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Talking to Strangers: Lessons From Uber Drivers
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Talking to Strangers: Lessons From Uber Drivers

This article was originally published by Qazini, an online media platform that is seeking to drive systemic change in our societies through empowering storytelling.

“Uber drivers are the people who have a finger on the pulse of society. They tell the sorts of stories you might never read in a newspaper.”

He looked like any Nairobi hustler – and I use this term in the sense that Ruto means it. You know how we judge people based on first impressions? We didn’t really talk much at first. Then we started to and you know how conversation leaps from topic to topic. We started talking about M-Pesa and I think I mentioned that M-Pesa was in Afghanistan but I wasn’t sure about it. And that’s when it came out that he used to be a soldier in Afghanistan and had only come back home after America pulled out its troops last year. Suddenly, I saw him differently. I looked at him and yes I could now see the soldier, I could see the discipline and toughness in his demeanour and bearing.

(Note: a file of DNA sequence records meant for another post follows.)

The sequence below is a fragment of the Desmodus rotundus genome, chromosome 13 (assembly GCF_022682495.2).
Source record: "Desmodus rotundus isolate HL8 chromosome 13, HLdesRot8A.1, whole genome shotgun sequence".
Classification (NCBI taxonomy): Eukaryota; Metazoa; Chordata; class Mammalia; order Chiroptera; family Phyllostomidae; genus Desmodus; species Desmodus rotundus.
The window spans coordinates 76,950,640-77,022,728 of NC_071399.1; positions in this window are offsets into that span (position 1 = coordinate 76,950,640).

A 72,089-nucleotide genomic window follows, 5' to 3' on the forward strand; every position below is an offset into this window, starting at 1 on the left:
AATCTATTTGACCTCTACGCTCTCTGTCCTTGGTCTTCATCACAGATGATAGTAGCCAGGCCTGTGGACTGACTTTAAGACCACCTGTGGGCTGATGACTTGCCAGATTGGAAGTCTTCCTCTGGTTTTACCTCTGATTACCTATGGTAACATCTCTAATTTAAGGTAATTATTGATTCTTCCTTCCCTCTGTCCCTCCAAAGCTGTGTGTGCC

It was not the first time an Uber driver was surprising me by supplying information about himself that overturned my earlier opinion of him – I say him because I have never encountered a female Uber driver, though I know they are out there.

I have learned to stop judging a book by its cover, though, of course, that is human nature. It is humbling to see your first impression dashed by the facts. But also thrilling. Actually, it is more thrilling than it is humbling. It gives me a rush to talk to strangers for some reason. And I mean real talk, not small talk. I mean having a real conversation. And where else is better for such conversations than a thirty-minute Uber ride?

I don’t think I have ever met an Uber driver who is not a good conversationalist. I suppose they have to be. Maybe it is a way to ensure you give them a good rating. That’s a cynical take. I prefer to think that for them it’s a way to kill the boredom of driving around from morning to evening. There is a lot of monotonous waiting in the taxi trade. You sit in the car, parked somewhere just waiting for favour to fall upon you and a customer in your vicinity to request a ride. Then you drive on roads you have probably driven on countless times before. At some point, even music may lose its novelty. Maybe that’s why they become good conversationalists; because they are bored and talking to strangers is a good way to break the monotony.